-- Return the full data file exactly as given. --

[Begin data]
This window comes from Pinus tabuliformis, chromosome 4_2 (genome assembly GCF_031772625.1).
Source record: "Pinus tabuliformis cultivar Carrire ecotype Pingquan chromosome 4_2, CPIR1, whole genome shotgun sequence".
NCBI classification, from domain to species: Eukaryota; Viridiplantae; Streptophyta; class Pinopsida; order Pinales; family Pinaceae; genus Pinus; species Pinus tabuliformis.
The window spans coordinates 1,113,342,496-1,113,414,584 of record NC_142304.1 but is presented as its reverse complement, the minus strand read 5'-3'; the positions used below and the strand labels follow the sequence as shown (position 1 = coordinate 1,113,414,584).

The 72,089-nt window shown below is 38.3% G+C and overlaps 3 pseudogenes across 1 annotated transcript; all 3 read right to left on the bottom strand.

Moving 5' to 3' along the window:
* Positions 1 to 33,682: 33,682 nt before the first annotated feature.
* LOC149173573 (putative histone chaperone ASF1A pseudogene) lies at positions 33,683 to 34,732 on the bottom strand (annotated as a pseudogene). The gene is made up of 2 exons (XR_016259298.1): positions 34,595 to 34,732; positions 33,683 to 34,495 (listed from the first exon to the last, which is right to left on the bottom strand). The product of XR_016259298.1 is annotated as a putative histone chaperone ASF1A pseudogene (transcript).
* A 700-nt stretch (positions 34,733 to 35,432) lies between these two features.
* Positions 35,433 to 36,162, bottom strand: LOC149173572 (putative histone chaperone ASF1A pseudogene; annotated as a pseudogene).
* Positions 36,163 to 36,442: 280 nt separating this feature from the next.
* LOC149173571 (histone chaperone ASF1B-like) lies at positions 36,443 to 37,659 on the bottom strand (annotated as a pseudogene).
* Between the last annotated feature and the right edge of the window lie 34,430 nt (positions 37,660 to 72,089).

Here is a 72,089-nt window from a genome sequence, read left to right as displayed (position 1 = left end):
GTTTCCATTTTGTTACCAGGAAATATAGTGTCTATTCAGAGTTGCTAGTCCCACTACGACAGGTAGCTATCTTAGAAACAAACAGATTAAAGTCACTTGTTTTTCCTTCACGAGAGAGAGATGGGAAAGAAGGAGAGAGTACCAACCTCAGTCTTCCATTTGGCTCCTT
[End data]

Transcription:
This window comes from Pinus tabuliformis, chromosome 4_2 (genome assembly GCF_031772625.1).
Source record: "Pinus tabuliformis cultivar Carrire ecotype Pingquan chromosome 4_2, CPIR1, whole genome shotgun sequence".
NCBI classification, from domain to species: Eukaryota; Viridiplantae; Streptophyta; class Pinopsida; order Pinales; family Pinaceae; genus Pinus; species Pinus tabuliformis.
The window spans coordinates 1,113,342,496-1,113,414,584 of record NC_142304.1 but is presented as its reverse complement, the minus strand read 5'-3'; the positions used below and the strand labels follow the sequence as shown (position 1 = coordinate 1,113,414,584).

The 72,089-nt window shown below is 38.3% G+C and overlaps 3 pseudogenes across 1 annotated transcript; all 3 read right to left on the bottom strand.

Moving 5' to 3' along the window:
* Positions 1 to 33,682: 33,682 nt before the first annotated feature.
* LOC149173573 (putative histone chaperone ASF1A pseudogene) lies at positions 33,683 to 34,732 on the bottom strand (annotated as a pseudogene). The gene is made up of 2 exons (XR_016259298.1): positions 34,595 to 34,732; positions 33,683 to 34,495 (listed from the first exon to the last, which is right to left on the bottom strand). The product of XR_016259298.1 is annotated as a putative histone chaperone ASF1A pseudogene (transcript).
* A 700-nt stretch (positions 34,733 to 35,432) lies between these two features.
* Positions 35,433 to 36,162, bottom strand: LOC149173572 (putative histone chaperone ASF1A pseudogene; annotated as a pseudogene).
* Positions 36,163 to 36,442: 280 nt separating this feature from the next.
* LOC149173571 (histone chaperone ASF1B-like) lies at positions 36,443 to 37,659 on the bottom strand (annotated as a pseudogene).
* Between the last annotated feature and the right edge of the window lie 34,430 nt (positions 37,660 to 72,089).

Here is a 72,089-nt window from a genome sequence, read left to right as displayed (position 1 = left end):
GTTTCCATTTTGTTACCAGGAAATATAGTGTCTATTCAGAGTTGCTAGTCCCACTACGACAGGTAGCTATCTTAGAAACAAACAGATTAAAGTCACTTGTTTTTCCTTCACGAGAGAGAGATGGGAAAGAAGGAGAGAGTACCAACCTCAGTCTTCCATTTGGCTCCTT